Anyone who is reasonably competent will find themselves being pushed up the promotion ladder over the years. Sooner or later you end up wearing the senior developer hat in a corporate team or open source project. If you do not take steps to prepare yourself for that elevation, you may suddenly find yourself a victim of the Peter Principle, where you are promoted to your “level of incompetence.”
As the number of years and projects you have under your belt increases, you find yourself awaiting the epiphany that will magically make you “experienced.”
Become a reflective practitioner of software development. This involves regular introspection into how you are working. Consider whether your practices are novel, innovative, or outdated. Ask yourself questions about the things that the rest of your team takes for granted. If there is something particularly painful or pleasant about your current work, ask yourself how it got that way, and if things are negative, how can they be improved? The goal is to extract the maximum amount of educational value from every experience by taking it apart and putting it back together in new and interesting ways.
One technique that’s useful in making this kind of reflection explicit is to use something like a Personal Practices Map. This is an idea that Joe Walnes introduced at London’s Extreme Tuesday Club. It involves people consciously writing down the things they do and the connections between them. After everybody has written down their practices, the group discusses the practices that have been identified. If you take a look at the web page “Maps of People’s Personal Practices,”  you will see maps created by Ade and several other developers.
One of the consequences of repeatedly using this technique is that it highlights the changes in your set of practices. So for example, in the years since 2003, Ade has moved from “never using debuggers” to practicing “test-driven debugging” to starting to deliberately use invariants when implementing complex algorithms. The existence of a tangible and visible map of your practices leads to deeper reflection about the effect of any one change in the techniques you use. In Ade’s case, the adoption of test-driven development led to the reevaluation of all the other practices, and the map became a tool for visualizing this change.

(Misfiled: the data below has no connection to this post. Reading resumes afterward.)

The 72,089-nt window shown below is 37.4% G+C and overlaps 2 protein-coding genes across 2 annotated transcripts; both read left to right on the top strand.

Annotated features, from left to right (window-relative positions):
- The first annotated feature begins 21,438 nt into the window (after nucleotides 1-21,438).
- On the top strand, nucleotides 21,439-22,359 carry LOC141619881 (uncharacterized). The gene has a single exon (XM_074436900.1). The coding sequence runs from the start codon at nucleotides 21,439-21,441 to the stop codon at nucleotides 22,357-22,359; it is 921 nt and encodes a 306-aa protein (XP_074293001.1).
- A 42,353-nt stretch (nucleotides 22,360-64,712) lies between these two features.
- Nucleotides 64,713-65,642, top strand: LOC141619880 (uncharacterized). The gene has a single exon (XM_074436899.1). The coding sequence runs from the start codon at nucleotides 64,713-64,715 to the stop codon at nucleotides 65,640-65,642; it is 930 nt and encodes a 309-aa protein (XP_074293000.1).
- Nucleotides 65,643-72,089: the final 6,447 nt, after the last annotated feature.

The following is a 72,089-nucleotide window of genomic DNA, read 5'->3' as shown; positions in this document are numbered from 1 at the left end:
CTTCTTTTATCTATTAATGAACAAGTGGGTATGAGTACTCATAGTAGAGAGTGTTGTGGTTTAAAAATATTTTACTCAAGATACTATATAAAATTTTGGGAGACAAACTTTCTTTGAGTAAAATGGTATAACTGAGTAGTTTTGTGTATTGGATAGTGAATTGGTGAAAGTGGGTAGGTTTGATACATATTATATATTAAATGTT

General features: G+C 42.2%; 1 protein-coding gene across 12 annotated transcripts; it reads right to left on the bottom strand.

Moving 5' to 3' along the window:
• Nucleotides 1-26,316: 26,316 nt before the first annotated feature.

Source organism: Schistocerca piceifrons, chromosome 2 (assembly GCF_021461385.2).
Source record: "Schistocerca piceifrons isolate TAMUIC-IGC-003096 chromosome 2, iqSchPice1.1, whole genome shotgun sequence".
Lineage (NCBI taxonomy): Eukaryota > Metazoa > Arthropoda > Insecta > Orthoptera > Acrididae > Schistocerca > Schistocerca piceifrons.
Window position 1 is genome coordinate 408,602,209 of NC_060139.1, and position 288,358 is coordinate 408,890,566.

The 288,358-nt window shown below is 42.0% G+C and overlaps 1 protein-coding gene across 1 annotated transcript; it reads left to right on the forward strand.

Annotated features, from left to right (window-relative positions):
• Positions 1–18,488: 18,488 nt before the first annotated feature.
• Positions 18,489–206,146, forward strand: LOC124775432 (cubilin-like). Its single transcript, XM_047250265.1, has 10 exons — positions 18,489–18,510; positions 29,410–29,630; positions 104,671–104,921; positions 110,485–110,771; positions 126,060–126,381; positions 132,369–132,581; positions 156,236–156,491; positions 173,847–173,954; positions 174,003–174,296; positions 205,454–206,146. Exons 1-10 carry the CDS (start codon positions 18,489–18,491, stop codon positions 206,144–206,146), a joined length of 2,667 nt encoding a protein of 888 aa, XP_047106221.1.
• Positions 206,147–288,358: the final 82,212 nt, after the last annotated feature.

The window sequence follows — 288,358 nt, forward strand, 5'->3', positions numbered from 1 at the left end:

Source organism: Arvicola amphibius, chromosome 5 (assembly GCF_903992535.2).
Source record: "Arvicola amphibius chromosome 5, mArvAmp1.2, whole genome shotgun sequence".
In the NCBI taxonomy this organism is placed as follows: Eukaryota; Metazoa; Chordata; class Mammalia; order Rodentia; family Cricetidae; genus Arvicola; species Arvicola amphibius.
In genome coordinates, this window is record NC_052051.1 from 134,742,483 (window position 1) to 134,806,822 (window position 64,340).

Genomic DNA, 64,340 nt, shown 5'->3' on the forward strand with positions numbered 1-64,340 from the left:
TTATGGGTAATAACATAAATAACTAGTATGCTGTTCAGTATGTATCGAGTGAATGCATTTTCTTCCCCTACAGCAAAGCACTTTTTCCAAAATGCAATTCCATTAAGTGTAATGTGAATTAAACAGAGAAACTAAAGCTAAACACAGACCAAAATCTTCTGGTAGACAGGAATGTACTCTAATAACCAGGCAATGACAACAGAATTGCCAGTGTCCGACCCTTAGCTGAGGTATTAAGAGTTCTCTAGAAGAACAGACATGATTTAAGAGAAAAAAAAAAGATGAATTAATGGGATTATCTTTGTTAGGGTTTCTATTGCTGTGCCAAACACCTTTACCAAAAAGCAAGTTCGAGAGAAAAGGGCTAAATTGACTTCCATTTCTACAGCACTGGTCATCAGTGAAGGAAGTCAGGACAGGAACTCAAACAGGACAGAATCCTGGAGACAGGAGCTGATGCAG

This process of observation, reflection, and change isn’t limited to just your own activities. Unobtrusively watch the journeymen and master craftsmen on your team. Reflect on the practices, processes, and techniques they use to see if they can be connected to other parts of your experience. Even as an apprentice, you can discover novel ideas simply by closely observing more experienced craftsmen as they go about their work.
In 2004, Dave was part of an XP team that contained several world-class developers. They had a fairly standard style of pair programming: one guy would write a test and slid the keyboard over to his pair, and his pair would make the test pass, immediately write a test, and slide the keyboard back to the first guy. The first guy would pass the test and so on. This style of pair programming was never really discussed; it just emerged out of their respective experiences.
Dave joined his next project, and while explaining this style of pair programming to his new teammates he realized that the style needed a name. Dave blogged about it, which kicked off a chain reaction that quickly led to an offer to write a few columns for StickyMinds.com. All this happened simply because Dave reflected on the practices introduced by more senior developers.
The Agile community has adopted a version of this process. Driven by Norm Kerth’s book Project Retrospectives, it involves the team periodically gathering to look back on the state of the project in order to find ways to improve. As such, it is more formal than the continual self-analysis that an apprentice will undertake. It also requires reasonably enlightened management willing to provide a safe environment by honoring Kerth’s prime directive: “Regardless of what we discover, we understand and truly believe that everyone did the best job they could, given what they knew at the time, their skills and abilities, the resources available, and the situation at hand.”
Apprentices won’t always have the luxury of working in such environments, but the habit of productive reflection can be useful even in less forgiving corporate cultures.
If you hang on long enough, people will start calling you “experienced,” but that should not be your goal. All experience indicates is that you have been able to survive. It does not indicate the amount you have learned, only the time you have spent. In certain parts of our industry, it is quite easy to repeat the same year of experience 10 times without making significant progress in your abilities. In fact, this sometimes can turn into anti-experience: the phenomenon where every additional year or experience merely reinforces the bad habits you have picked up. This is why your goal should be to become skilled rather than experienced. The increase in your skill level is the only meaningful testament to the effort you have spent inspecting, adapting, and improving your working habits.
Draw a Personal Practices Map for your working habits. Concentrate on the connections between any practices that have not changed in a while. Ask yourself how your map would change if you discovered that one of those practices was actually counterproductive. Closely examine one of those practices and find out if there are other ways to achieve the same goal. These don’t have to be better ways; it’s enough for them to be different. Now ask yourself what would happen to your map if you were to adopt one of these different practices.
 The Retrospective Prime Directive: http://www.retrospectives.com/pages/retroPrimeDirective.html.